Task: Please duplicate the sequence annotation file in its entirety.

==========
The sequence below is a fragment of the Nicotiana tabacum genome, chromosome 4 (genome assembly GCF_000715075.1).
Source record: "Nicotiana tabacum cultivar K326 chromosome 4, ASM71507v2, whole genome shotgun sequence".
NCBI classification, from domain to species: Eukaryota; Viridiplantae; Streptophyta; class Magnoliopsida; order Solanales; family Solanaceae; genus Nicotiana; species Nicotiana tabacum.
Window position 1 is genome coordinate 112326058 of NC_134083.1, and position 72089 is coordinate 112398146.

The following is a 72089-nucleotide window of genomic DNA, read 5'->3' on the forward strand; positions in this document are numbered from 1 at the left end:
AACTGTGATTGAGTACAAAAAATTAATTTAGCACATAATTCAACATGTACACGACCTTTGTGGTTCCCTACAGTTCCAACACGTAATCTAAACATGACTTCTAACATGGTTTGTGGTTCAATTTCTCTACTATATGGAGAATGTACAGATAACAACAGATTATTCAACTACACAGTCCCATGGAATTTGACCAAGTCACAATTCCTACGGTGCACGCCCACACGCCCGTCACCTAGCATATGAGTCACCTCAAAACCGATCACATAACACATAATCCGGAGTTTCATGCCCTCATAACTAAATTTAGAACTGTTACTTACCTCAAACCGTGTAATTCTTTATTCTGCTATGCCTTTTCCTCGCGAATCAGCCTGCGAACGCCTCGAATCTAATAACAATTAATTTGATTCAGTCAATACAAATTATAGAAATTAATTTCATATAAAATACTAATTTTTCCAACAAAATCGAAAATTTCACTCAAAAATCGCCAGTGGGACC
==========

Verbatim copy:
The sequence below is a fragment of the Nicotiana tabacum genome, chromosome 4 (genome assembly GCF_000715075.1).
Source record: "Nicotiana tabacum cultivar K326 chromosome 4, ASM71507v2, whole genome shotgun sequence".
NCBI classification, from domain to species: Eukaryota; Viridiplantae; Streptophyta; class Magnoliopsida; order Solanales; family Solanaceae; genus Nicotiana; species Nicotiana tabacum.
Window position 1 is genome coordinate 112326058 of NC_134083.1, and position 72089 is coordinate 112398146.

The following is a 72089-nucleotide window of genomic DNA, read 5'->3' on the forward strand; positions in this document are numbered from 1 at the left end:
AACTGTGATTGAGTACAAAAAATTAATTTAGCACATAATTCAACATGTACACGACCTTTGTGGTTCCCTACAGTTCCAACACGTAATCTAAACATGACTTCTAACATGGTTTGTGGTTCAATTTCTCTACTATATGGAGAATGTACAGATAACAACAGATTATTCAACTACACAGTCCCATGGAATTTGACCAAGTCACAATTCCTACGGTGCACGCCCACACGCCCGTCACCTAGCATATGAGTCACCTCAAAACCGATCACATAACACATAATCCGGAGTTTCATGCCCTCATAACTAAATTTAGAACTGTTACTTACCTCAAACCGTGTAATTCTTTATTCTGCTATGCCTTTTCCTCGCGAATCAGCCTGCGAACGCCTCGAATCTAATAACAATTAATTTGATTCAGTCAATACAAATTATAGAAATTAATTTCATATAAAATACTAATTTTTCCAACAAAATCGAAAATTTCACTCAAAAATCGCCAGTGGGACC